University of Tulsa
My research focuses on the recent changes in ideology and policy that have taken place in regards to the status of Tibetan Buddhist nuns and their monastic lives. I chose to focus on the nuns at Dolma Ling nunnery in Dharamsala, India who will be sitting for their geshema degree examinations in a few weeks time. These women are among the first nuns to be taking this examination because it was, until very recently, open only to Buddhist monks. This revolutionary change was accomplished in part by the efforts of the leaders of the Tibetan Nuns Project, who have also had a hand in several other changes concerning the status of nuns, including incorporating debate into the nuns’ studies and striving toward the controversial issue of full ordination for Tibetan Buddhist women. Using data collected at Dolma Ling and interviews conducted with co-directors of the Tibetan nuns project, an official at the Department of Religion and Culture of the CTA, and several of the nuns themselves, I will be discussing the significance of the recent changes for women in monastic life and the role that the Tibetan Nuns Project has played in these changes.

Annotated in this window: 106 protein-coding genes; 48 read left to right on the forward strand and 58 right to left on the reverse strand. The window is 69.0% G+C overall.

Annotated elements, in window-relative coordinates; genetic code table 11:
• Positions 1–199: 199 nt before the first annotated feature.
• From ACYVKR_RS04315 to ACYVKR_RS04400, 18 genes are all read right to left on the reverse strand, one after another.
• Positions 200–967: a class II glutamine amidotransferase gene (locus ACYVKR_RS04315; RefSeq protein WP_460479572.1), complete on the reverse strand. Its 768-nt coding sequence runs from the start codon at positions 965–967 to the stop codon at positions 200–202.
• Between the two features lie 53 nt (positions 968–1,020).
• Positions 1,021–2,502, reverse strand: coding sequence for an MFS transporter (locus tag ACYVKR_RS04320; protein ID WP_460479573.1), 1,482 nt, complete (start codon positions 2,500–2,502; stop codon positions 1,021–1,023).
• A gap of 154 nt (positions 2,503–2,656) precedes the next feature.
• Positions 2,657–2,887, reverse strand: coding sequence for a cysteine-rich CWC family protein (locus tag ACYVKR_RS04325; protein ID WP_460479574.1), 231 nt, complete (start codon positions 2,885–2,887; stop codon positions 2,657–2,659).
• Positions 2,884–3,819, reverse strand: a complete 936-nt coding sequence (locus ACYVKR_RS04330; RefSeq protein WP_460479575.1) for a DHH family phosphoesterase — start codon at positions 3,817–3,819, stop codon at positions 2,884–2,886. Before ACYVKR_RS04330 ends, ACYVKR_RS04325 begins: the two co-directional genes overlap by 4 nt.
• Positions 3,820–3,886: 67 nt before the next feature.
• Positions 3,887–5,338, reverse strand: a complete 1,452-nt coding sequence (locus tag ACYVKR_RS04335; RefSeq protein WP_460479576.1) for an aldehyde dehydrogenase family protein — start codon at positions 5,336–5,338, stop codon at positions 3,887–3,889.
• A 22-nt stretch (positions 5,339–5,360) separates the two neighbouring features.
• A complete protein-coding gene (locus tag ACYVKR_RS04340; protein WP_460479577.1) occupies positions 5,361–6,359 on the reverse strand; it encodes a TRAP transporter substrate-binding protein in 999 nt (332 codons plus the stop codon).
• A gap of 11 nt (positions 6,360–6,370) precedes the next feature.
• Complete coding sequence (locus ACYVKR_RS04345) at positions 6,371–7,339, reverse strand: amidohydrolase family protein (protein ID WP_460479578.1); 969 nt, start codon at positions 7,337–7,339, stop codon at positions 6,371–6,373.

Religious Thought, Theology and Philosophy of Religion | Women's Studies
LeClear, McKenna, "Bhikshunis and Breaking Barriers: The Changing Status of Women in Monastic Life" (2013). Independent Study Project (ISP) Collection. Paper 1565.